The Seattle Shorts Film Festival showcases the best shorts in the world

Allie Grant in 2015 Selection The Red Thunder

Film FreeWay (SSFF) AD

An informative Q&A session with SSFF director Daniel Hoyos

Daniel Hoyos SSFF Director

Daniel Hoyos SSFF Director

What sets Seattle Shorts Film Festival apart from other film festivals?

The Seattle Shorts Film Festival focuses on showcases the best shorts in the world while, giving filmmakers the opportunity to network with other filmmakers and celebrity guests. The festival also focuses on screening films in a one of kind unique 93-seat theater (SIFF Film Center) that let’s filmmakers, and attendee’s interact with each other on a more personal level. The Seattle Shorts receives over 1,000 submissions annually from the U.K. to Hollywood, and we’re the only film festival in Seattle where a local actress like Rachelle Henry can screen in the same block with someone like Allie Grant from Suburgatory.

What can attendees expect from this year's event?

For 2016 we’re introducing our very first industry panel tilted “Navigating the Film Festival Circuit” which, will give aspiring filmmakers and the general public a wealth of knowledge about how best to prepare their next short film for the thousands of festivals out there. We’re also excited to announce the panel will feature past Seattle Shorts alumni directors including Kendra Ann Sherrill, Wonder Russell, Bunee Tomlinson, Joseph Marconi, and Karen Glienke. The Seattle Shorts Film Festival will also be hosting an all-night dance at the Seattle Center Next 50 Saturday November 12th, 2016.

Is there something in particular that you look for in submissions? Or are there multiple factors?

Each year the festival receives over 1,000 submissions, and due to our limited programming space along with the numerous fantastic films that we view the selections get more difficult each year. When selecting shorts films we always try to think about what the Seattle audience would like to see on the big screen, and what’s something that would be different and unique. The main point is short films are very special because they tell a whole storyline in a short span of time, and all the films we screen in November you can only catch once at the Seattle Shorts Film Festival.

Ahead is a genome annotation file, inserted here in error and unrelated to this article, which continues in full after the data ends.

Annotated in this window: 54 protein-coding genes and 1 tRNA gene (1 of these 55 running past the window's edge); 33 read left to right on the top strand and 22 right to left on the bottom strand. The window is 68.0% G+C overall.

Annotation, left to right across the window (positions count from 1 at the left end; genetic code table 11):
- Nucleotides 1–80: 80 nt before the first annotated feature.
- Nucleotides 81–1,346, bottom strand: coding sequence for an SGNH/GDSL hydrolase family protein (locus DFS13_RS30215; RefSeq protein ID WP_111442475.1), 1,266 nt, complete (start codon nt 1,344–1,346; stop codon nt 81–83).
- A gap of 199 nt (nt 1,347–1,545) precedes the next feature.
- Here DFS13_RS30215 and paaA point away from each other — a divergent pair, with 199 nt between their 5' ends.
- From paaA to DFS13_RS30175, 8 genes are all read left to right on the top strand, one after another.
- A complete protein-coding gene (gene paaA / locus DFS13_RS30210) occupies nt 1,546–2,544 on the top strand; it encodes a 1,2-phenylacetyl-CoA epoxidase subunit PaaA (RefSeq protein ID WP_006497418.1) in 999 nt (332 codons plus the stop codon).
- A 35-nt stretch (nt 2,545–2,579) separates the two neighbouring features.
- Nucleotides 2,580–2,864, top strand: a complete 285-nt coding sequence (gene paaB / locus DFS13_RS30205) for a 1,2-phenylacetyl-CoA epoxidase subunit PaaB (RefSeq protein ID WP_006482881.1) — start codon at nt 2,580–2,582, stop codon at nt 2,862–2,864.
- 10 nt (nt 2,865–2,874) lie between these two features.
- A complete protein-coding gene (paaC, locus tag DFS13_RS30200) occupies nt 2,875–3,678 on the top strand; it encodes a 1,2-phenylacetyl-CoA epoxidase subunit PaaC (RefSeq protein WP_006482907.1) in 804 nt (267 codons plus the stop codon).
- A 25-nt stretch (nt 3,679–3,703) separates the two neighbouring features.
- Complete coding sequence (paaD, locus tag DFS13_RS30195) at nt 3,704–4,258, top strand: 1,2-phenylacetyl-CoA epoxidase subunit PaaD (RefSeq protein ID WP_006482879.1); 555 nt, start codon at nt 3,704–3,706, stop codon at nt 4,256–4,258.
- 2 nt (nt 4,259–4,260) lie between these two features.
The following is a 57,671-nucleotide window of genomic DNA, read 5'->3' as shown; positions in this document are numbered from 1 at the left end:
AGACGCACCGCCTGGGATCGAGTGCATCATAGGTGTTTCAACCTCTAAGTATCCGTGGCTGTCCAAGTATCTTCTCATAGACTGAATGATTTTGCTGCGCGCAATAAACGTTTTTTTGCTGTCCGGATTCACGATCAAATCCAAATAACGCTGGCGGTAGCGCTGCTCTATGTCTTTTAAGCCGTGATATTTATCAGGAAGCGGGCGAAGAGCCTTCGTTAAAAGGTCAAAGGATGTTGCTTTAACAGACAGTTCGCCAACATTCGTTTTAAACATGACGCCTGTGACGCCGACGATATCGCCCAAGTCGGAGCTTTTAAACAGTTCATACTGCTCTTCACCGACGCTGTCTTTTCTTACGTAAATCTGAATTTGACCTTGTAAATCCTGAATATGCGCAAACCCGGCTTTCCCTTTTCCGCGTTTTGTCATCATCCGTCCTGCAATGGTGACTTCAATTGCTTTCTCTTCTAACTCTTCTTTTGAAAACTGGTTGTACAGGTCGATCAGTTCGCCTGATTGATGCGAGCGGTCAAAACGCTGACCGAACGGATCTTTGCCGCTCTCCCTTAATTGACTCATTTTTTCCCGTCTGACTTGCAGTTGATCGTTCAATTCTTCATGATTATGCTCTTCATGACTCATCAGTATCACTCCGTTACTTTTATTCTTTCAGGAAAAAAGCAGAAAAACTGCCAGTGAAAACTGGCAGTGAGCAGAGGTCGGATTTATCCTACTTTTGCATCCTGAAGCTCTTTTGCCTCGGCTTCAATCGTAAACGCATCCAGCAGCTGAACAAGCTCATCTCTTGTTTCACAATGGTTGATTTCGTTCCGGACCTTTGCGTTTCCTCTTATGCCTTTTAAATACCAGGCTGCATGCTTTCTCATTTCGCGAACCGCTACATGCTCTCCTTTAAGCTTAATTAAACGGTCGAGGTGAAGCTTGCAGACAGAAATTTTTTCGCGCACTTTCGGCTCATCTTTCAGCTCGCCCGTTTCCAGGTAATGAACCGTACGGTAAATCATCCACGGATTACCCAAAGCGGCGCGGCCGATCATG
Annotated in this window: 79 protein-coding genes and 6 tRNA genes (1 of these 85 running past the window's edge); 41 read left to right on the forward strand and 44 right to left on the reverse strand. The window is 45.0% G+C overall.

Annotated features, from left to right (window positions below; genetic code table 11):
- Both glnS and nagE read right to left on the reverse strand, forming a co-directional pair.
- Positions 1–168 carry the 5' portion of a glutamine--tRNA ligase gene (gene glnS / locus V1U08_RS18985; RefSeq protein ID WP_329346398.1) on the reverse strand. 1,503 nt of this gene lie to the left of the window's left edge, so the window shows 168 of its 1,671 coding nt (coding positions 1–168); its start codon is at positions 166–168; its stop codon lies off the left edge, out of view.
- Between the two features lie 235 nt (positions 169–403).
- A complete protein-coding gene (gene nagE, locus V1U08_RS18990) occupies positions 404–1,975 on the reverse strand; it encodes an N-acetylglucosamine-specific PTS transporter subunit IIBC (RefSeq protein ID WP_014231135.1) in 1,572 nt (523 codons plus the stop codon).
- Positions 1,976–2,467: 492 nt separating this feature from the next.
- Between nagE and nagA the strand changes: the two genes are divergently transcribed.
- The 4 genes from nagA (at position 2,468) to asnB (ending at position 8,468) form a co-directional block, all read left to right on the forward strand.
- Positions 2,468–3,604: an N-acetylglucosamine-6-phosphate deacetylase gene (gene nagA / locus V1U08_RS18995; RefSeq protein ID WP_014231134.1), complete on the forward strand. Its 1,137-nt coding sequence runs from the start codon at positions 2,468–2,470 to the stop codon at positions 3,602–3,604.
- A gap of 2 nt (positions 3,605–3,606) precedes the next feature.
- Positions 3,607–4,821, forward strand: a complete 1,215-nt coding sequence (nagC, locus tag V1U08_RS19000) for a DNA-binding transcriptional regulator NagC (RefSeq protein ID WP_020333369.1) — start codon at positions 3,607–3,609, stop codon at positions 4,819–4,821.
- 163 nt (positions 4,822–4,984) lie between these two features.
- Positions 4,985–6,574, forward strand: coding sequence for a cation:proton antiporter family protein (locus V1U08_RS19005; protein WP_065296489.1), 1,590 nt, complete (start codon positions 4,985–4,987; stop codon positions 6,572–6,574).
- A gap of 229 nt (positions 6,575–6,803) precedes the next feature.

Actress Rachelle Henry and Director Travis Champange

Actress Rachelle Henry and Director Travis Champange

Do you have an interesting memory of a previous festival?

In 2014 I took over from the pervious director not really knowing what to expect in terms of attendance, but we sold-out the whole festival. In fact we had so many people inside the SIFF Film Center, people could barely move around because, the attendance was so high for a one-day film festival. Now we expended to a full weekend of programming. Also my first year we invited actress Venus DeMilo Thomas, whom you might remember from Nickelodeon’s Salute Your Shorts just having her mingle with filmmakers was a really cool experience.

How is your festival received locally in Seattle?

We have a very close working relationship with SIFF, which owns the theater we screen at each year and also runs the Seattle International Film Festival. The local attendances love having us be a part of their community, and the local filmmakers love to tell all their friends about us. This year we signed on a new hotel sponsor

The Mediterranean Inn located just a few blocks away from the theater, which is another way we’re helping strengthen our relationship in the Queen Anne Neighborhood.

Where do you see or would like to see your Festival in 5 years?

My ultimate goal for the Seattle Shorts Film Festival is to continue to grow our audience, and someday move to the Uptown Theater, which is SIFF’s bigger theater. Also someday I would love the Seattle Shorts Film Festival to be an Oscar qualifying film festival.

Can you give Indie Filmmakers some advice on producing their first film?

When producing your first short film the number one thing to keep in mind is the budget, and making sure you don’t go over the amount you set for the production. Nothing is more embarrassing for a first time filmmaker than not being able to pay your cast, and crew because you ran out of money.

Shannon Maree Walsh Jury Member

Shannon Maree Walsh Jury Member




2015 Filmmakers and Staff

2015 Filmmakers and Staff

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